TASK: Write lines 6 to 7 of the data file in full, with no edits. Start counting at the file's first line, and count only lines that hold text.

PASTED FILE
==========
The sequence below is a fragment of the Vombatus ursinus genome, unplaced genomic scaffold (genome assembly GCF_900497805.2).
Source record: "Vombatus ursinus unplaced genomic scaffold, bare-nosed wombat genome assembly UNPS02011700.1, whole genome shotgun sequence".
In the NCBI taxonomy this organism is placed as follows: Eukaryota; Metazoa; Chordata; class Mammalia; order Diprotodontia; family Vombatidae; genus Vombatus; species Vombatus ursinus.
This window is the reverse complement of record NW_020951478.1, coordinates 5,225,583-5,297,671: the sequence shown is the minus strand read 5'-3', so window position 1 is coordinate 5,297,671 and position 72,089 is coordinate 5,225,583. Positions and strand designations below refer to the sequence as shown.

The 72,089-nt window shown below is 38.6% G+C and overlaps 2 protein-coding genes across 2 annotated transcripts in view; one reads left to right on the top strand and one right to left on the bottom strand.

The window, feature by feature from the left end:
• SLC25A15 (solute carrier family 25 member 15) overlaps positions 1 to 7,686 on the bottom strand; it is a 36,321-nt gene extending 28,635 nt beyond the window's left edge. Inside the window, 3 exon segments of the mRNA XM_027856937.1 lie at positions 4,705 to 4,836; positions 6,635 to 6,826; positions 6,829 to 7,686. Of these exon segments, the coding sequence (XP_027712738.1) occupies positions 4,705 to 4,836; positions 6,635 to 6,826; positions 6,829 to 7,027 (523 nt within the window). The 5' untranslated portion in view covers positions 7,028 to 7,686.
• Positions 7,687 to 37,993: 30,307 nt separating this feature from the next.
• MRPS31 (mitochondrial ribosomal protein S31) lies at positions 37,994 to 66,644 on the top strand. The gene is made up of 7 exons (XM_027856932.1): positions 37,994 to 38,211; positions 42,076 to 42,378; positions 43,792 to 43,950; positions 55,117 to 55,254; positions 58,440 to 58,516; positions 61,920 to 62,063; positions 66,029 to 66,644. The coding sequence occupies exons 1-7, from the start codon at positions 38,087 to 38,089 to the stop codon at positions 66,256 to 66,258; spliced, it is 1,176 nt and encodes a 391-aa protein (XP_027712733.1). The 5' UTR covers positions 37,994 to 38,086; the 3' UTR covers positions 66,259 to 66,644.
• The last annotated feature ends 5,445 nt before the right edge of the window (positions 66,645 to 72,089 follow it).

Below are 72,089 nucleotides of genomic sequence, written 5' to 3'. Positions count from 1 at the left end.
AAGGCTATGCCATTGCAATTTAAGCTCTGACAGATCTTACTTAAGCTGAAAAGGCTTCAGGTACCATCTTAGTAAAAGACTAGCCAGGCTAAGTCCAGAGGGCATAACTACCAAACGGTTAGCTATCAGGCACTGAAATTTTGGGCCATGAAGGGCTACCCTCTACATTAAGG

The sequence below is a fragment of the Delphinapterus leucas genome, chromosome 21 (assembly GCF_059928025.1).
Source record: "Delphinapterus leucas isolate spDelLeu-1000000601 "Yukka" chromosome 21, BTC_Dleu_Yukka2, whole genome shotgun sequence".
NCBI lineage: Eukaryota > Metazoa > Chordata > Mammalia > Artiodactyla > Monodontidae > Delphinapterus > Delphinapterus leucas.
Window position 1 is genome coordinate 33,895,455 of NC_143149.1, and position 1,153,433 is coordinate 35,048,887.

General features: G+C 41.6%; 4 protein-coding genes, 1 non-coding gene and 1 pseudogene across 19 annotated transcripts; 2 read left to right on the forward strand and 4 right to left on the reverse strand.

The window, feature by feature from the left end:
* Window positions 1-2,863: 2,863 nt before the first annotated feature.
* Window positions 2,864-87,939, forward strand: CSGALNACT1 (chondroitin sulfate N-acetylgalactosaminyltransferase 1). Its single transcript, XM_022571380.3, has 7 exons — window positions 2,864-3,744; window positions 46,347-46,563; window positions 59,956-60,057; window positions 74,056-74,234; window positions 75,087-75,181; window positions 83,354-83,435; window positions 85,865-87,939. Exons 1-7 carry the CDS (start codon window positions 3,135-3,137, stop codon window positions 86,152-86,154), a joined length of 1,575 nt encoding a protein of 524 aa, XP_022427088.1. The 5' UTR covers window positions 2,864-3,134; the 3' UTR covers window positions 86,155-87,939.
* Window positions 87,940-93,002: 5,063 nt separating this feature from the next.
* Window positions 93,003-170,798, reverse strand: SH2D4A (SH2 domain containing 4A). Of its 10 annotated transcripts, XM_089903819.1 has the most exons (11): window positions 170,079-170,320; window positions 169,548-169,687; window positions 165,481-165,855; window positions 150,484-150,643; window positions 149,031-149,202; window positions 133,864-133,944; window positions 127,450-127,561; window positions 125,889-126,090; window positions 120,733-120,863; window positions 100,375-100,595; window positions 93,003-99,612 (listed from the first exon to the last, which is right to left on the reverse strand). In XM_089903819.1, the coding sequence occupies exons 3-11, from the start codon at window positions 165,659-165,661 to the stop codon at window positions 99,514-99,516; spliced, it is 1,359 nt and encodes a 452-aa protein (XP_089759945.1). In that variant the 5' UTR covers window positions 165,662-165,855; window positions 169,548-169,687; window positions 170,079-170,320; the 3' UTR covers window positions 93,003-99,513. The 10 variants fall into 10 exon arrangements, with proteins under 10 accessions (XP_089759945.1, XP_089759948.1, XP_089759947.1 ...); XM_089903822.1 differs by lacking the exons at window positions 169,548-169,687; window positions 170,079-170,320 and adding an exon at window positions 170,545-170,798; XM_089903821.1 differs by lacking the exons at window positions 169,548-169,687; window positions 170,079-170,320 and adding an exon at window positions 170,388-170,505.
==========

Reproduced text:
The window, feature by feature from the left end:
• SLC25A15 (solute carrier family 25 member 15) overlaps positions 1 to 7,686 on the bottom strand; it is a 36,321-nt gene extending 28,635 nt beyond the window's left edge. Inside the window, 3 exon segments of the mRNA XM_027856937.1 lie at positions 4,705 to 4,836; positions 6,635 to 6,826; positions 6,829 to 7,686. Of these exon segments, the coding sequence (XP_027712738.1) occupies positions 4,705 to 4,836; positions 6,635 to 6,826; positions 6,829 to 7,027 (523 nt within the window). The 5' untranslated portion in view covers positions 7,028 to 7,686.